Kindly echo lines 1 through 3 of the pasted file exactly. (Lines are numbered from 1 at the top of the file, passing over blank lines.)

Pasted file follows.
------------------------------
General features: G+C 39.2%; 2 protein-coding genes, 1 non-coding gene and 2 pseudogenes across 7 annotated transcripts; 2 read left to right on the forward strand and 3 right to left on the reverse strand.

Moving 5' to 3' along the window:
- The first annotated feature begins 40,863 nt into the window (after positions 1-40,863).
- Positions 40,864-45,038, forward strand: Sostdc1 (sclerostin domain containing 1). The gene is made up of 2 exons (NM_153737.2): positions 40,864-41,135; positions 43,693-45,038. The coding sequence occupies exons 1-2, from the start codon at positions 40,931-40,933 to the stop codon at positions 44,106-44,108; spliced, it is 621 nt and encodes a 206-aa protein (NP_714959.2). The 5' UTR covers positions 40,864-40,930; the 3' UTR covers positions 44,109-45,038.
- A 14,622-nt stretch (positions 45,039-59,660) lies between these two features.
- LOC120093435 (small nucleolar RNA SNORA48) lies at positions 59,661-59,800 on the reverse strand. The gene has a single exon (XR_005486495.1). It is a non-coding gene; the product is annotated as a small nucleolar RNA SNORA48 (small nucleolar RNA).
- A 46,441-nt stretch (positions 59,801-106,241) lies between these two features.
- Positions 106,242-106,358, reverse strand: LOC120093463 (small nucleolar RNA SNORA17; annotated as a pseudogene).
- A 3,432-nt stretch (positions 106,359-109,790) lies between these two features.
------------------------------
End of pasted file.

General features: G+C 39.2%; 2 protein-coding genes, 1 non-coding gene and 2 pseudogenes across 7 annotated transcripts; 2 read left to right on the forward strand and 3 right to left on the reverse strand.

Moving 5' to 3' along the window:
- The first annotated feature begins 40,863 nt into the window (after positions 1-40,863).